Thoughts on Painting

I was listening to Charlie Rose interviewing the jazz musician Wynton Marsalis last night. Wynton was speaking about Louis Armstrong and how he had reinvented jazz with his original sound and sense of timing; he had given new colour to jazz and had created a whole new depth of feeling. This is the same way I relate to the originality of Juan Miro, Jackson Pollock, Morris Louis or Hans Hofmann, painters from whom I have derived inspiration for colour and new ways of drawing. I also derive the same sort of inspiration from artists of my own generation now known as the New New Painting group since the late1980s. The NNP’s innovations brought forward fresh experiences that expand our vision, renewing our awareness of life itself. This spirit of renewal is at the heart of my need to paint. I aim to empower and uplift the human spirit, and to express a sense of creative resistance against the complacency of the human sprit itself. I search for this renewal of experiences through the process of the painting medium.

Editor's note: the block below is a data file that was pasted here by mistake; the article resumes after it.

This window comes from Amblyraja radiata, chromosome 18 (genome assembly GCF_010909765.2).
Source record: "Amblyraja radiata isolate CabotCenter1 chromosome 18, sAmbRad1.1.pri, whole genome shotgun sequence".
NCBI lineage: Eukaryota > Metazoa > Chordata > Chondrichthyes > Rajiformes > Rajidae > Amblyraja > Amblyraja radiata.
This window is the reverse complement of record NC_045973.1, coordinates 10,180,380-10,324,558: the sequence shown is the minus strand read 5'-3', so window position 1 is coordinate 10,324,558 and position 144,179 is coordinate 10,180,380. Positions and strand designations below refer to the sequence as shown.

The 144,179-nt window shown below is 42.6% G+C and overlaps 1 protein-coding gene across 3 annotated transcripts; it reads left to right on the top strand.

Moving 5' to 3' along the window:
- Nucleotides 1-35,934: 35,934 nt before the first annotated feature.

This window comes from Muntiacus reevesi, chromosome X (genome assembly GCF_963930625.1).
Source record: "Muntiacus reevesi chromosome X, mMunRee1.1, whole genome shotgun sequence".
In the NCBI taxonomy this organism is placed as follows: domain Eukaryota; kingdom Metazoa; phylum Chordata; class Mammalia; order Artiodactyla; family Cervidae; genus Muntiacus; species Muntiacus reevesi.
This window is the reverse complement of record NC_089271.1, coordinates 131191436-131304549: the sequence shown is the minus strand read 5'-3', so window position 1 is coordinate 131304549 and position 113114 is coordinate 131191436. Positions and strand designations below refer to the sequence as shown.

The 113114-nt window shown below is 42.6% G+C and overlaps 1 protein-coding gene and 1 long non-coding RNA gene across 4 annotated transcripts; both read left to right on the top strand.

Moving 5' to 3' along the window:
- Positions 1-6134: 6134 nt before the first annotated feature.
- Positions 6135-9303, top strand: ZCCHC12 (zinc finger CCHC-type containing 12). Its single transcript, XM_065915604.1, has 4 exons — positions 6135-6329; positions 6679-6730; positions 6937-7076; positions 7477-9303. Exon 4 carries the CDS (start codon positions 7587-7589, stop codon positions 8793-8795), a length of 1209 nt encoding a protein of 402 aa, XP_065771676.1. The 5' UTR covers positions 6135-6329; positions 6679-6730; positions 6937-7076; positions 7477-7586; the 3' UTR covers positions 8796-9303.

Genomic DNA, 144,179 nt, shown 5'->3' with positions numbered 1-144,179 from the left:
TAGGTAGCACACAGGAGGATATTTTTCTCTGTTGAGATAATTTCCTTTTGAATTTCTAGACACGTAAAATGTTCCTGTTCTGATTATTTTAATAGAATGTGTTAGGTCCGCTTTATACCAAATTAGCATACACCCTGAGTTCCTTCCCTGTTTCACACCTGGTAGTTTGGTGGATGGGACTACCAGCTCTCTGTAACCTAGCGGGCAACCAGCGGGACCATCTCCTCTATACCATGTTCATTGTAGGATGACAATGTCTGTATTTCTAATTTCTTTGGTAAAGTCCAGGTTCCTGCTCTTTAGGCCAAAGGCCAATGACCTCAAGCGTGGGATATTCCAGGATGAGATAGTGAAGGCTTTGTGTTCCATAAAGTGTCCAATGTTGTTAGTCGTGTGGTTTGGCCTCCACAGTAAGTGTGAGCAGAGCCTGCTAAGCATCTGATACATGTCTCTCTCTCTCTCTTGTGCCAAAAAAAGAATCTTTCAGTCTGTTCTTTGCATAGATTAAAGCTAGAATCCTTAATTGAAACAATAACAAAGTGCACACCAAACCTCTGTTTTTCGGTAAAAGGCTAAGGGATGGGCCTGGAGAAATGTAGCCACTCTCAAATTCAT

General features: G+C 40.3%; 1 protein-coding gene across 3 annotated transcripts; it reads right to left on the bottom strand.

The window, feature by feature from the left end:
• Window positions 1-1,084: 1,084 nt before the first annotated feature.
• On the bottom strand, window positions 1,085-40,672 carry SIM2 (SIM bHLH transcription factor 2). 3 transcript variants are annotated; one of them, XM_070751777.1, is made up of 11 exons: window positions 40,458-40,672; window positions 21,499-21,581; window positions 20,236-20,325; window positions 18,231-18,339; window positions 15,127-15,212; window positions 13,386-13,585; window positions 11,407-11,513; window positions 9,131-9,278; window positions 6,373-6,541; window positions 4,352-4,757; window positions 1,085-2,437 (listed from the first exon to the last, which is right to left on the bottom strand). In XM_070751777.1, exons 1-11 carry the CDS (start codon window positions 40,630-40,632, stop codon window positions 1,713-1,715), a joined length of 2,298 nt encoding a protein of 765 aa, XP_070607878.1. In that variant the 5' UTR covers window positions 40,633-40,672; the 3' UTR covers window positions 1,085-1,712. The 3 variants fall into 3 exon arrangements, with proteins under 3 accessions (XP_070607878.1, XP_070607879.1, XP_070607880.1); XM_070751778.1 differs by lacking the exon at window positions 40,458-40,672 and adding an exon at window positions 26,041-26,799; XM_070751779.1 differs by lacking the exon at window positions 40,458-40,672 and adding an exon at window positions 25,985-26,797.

Art for me, like jazz, is primarily about creating and empowering lasting feelings through invention. My improvisation is based on principles of painting that are centuries old. These principles provide the foundation from which I have developed my own vocabulary, leading to the evolution of my painting practice. I rely on my aesthetic experience to guide me in my judgment of goodness, and my experience of other art and the quality of those experiences to guide me in assessing the comparative quality of my work and that of others.

The following are my thoughts on some of the contributing factors in making my work, followed by an addendum, which discusses the rudimentary principles and artistic environment. For those less experienced art readers, it may in fact be more helpful if read first.

To read and examine the rest of my Thoughts on Painting, read this PDF from Graham Peacock A Retrospective. To learn more about the book, please click here.